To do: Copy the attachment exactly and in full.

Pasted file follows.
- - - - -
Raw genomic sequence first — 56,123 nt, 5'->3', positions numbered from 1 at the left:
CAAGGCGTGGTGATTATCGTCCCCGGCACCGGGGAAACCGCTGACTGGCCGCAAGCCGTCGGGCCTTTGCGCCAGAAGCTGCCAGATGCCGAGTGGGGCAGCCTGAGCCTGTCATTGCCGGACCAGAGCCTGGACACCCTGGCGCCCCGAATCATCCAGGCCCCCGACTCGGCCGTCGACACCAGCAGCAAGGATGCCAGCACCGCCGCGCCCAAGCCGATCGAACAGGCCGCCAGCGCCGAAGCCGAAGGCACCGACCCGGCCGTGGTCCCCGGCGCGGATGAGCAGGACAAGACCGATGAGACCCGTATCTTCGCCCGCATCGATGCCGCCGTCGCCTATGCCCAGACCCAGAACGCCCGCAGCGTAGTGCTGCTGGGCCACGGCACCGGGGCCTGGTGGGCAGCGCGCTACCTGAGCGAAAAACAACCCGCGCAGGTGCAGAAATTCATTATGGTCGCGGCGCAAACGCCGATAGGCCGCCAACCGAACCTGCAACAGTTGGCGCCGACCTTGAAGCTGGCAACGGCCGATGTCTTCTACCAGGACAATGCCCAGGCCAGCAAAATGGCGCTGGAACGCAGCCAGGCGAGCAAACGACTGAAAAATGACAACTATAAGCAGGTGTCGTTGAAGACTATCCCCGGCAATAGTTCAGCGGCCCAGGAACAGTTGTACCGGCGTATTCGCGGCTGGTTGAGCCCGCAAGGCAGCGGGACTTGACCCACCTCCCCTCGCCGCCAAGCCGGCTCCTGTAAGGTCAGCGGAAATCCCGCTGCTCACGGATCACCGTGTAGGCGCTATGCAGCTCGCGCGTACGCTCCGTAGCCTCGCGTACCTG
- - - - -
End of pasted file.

Raw genomic sequence first — 56,123 nt, 5'->3', positions numbered from 1 at the left:
CAAGGCGTGGTGATTATCGTCCCCGGCACCGGGGAAACCGCTGACTGGCCGCAAGCCGTCGGGCCTTTGCGCCAGAAGCTGCCAGATGCCGAGTGGGGCAGCCTGAGCCTGTCATTGCCGGACCAGAGCCTGGACACCCTGGCGCCCCGAATCATCCAGGCCCCCGACTCGGCCGTCGACACCAGCAGCAAGGATGCCAGCACCGCCGCGCCCAAGCCGATCGAACAGGCCGCCAGCGCCGAAGCCGAAGGCACCGACCCGGCCGTGGTCCCCGGCGCGGATGAGCAGGACAAGACCGATGAGACCCGTATCTTCGCCCGCATCGATGCCGCCGTCGCCTATGCCCAGACCCAGAACGCCCGCAGCGTAGTGCTGCTGGGCCACGGCACCGGGGCCTGGTGGGCAGCGCGCTACCTGAGCGAAAAACAACCCGCGCAGGTGCAGAAATTCATTATGGTCGCGGCGCAAACGCCGATAGGCCGCCAACCGAACCTGCAACAGTTGGCGCCGACCTTGAAGCTGGCAACGGCCGATGTCTTCTACCAGGACAATGCCCAGGCCAGCAAAATGGCGCTGGAACGCAGCCAGGCGAGCAAACGACTGAAAAATGACAACTATAAGCAGGTGTCGTTGAAGACTATCCCCGGCAATAGTTCAGCGGCCCAGGAACAGTTGTACCGGCGTATTCGCGGCTGGTTGAGCCCGCAAGGCAGCGGGACTTGACCCACCTCCCCTCGCCGCCAAGCCGGCTCCTGTAAGGTCAGCGGAAATCCCGCTGCTCACGGATCACCGTGTAGGCGCTATGCAGCTCGCGCGTACGCTCCGTAGCCTCGCGTACCTG